Polymerase Chain Reaction

Hβ14A (5' CACCTGACTCCTGA) and BGP2 (5' AATAGACCAATAGGCAGAG) at a concentration of 0.12 μM concentration were used as the primer set for the amplification of the normal β-globin gene (a primer set). Similarly, 0.12 μM each of Hβ14S (5═ CACCTGACTCCTGT) and BGP2 were used as the primer set for the amplification of the sickle cell gene (s primer set). Both primer sets directed the amplification of a 203 bp β-globin allele specific fragment. As an internal positive control, all reactions contained an additional primer set for the human growth hormone gene comprised of 0.2 μM each of GHPCR1 (5' TTCCCAACCATTCCCTTA) and GHPCR 2 (5' GGATTTCTGTTGTGTTTC) (hGH primer set). GHPCR1 and GHPCR2 direct the amplification of a 422 bp fragment of the human growth hormone gene. All reactions were performed in a volume of 50 μl containing 50 mM KCl, 10 mM Tris-HCl (pH 8.3), 1.5 mMMgCl2, 0.01% (w/v) gelatin, 0.5 μg/ml template DNA and 0.1 mM each of dATP, dCTP, dGTP, and dTTP. Reactions were carried out for 25 cycles at an annealing temperature of 55░ C. for 2 min., a polymerization temperature of 72░ C. for 3 min. and a heat denaturation temperature of 94░ C. for 1 min. on a Perkin-Elmer-Cetus DNA Thermal Cycler. At the end of the 25 rounds, the samples were held at 4░ C. in the thermal cycler until removed for analysis. The annealing temperature may be carried out at a temperature range from about 50░ C. to about 70░ C. and the polymerization step at a temperature of from about 85░ C. to about 100░ C.

Analysis of the PCR products

An aliquot (15 μl) of each of the completed PCR reaction was mixed with 5 μl of 5X Ficoll loading buffer (1X=10 mM Tris-HCl pH 7.5, 1 mM EDTA, 0.05% bromophenol blue, 0.05% Xylene cyanol and 3% Ficoll) and subjected to electrophoresis in a 1.5 agarose gel. Electrophoresis was performed in 89 mM Tris-HCl, 89 mM Borate, 2 mM EDTA buffer for 2 hours at 120 V. At the completion of electrophoresis, the gel was stained in 1.0 μg/ml ethidium bromide for 15 min., destained in water for 10 min., and photographed by ultra violet trans-illumination.

Experimental Design

The scheme describing ASPCR is shown in FIG. 1. Primer P1 is designed such that it is completely complementary to allele 1 but the 3' terminal nucleotide forms a single base-pair mismatch with the DNA sequence of allele 2 (*). Under appropriate annealing temperature and PCR conditions, there is normal amplification of the P1-P3 fragment with DNA templates containing allele 1 (homo- or heterozygous) while there is little or no amplification from DNA templates containing allele 2. In a similar way, a primer (P2) could be designed which would allow the specific PCR amplification of allele 2 but not allele 1 DNA. Two 14 nucleotide long allele specific primers, Hβ14S and Hβ14A, complementary at the 5' end of the sickle cell and normal β-globin genes respectively were designed. The oligonucleotide primers differ from each other by a single nucleotide at the 3' end, Hβ14S having a 3' T and Hβ14A having a 3' A corresponding to the base-pair affected by the sickle cell mutation. The oligonucleotide primer BGP2 complementary to the opposite strand 3' of the allele specific primers was used as the second primer for PCR. The amplification product with these primer pairs was 203 bp. Also included in each reaction was a second pair of primers which directed the amplification of a 422 bp fragment of the human growth hormone gene. These primers were included as an internal positive control.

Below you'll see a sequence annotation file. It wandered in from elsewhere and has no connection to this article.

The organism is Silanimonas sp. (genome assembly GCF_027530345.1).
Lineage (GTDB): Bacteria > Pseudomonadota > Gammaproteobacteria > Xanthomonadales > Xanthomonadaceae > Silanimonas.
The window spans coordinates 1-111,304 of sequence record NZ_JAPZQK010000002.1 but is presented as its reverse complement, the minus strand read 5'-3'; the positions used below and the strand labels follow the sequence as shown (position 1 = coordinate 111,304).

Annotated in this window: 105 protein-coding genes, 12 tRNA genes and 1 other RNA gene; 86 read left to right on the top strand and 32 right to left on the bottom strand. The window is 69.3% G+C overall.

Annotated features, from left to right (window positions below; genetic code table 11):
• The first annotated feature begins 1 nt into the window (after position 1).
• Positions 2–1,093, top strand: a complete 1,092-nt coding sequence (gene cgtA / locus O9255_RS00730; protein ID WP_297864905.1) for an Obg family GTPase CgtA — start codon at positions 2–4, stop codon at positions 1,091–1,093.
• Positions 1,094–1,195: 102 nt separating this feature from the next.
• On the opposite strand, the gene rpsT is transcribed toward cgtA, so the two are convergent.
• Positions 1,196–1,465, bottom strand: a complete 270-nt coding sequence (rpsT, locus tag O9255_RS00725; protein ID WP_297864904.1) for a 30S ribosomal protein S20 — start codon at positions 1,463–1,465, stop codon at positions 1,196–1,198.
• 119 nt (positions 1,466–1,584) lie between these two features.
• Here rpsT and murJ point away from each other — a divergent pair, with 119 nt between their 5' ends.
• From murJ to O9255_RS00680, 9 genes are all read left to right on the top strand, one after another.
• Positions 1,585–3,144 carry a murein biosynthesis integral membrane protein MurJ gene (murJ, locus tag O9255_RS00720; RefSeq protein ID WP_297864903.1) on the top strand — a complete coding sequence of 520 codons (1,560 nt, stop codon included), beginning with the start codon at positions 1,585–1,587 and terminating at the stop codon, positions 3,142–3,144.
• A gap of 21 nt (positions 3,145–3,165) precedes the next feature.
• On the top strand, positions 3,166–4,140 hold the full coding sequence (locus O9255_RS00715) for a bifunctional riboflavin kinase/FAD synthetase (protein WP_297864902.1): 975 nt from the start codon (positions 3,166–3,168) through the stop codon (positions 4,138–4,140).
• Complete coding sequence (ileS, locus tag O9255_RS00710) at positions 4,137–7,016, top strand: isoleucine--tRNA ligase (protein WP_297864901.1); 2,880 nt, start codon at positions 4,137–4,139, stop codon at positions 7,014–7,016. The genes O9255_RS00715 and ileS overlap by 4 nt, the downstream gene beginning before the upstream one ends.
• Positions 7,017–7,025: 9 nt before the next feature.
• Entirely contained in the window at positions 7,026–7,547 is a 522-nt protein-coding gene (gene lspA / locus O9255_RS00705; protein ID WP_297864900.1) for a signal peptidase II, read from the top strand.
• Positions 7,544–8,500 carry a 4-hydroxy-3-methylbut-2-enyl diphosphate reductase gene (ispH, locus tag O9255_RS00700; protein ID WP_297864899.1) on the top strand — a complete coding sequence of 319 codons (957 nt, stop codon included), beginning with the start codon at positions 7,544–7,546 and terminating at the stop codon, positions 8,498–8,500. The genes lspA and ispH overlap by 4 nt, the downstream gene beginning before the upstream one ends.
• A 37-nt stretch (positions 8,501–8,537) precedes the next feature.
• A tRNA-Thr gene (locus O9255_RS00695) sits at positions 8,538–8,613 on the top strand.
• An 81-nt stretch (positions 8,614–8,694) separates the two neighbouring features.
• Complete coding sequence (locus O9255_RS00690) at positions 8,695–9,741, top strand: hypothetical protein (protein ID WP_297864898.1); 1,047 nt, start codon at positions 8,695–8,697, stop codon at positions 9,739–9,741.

Detection of sickle cell allele

Genomic DNA was isolated from peripheral blood leukocytes of individuals of known β-globin genotypes (βAA, βAS, βSS). In addition, DNA was isolated from an EBV-transformed cell line containing a homozygous deletion of the β-globin gene (βthth). DNA was subjected to 25 rounds of PCR using either the sickle cell specific primer set (Hβ14S and BGP2) or the normal gene specific primer set (Hβ14A and BGP2) using an annealing temperature of 55░ C. The results are shown in FIG. 2(A). A 203 bp fragment is observed using the sickle cell specific primer set only with the βAS and βSS genomic DNA templates and not with the βAA genomic DNA templates. Conversely, the normal gene specific primer set only gave rise to an amplification product with βAS and βAA genomic DNA templates. The thalassemia DNA did not give rise to a β-globin gene amplification product with either primer set. The internal growth hormone gene control gave rise to a 422 bp fragment in all samples, demonstrating that in no case was the absence of a globin specific band due to a failure of the PCR.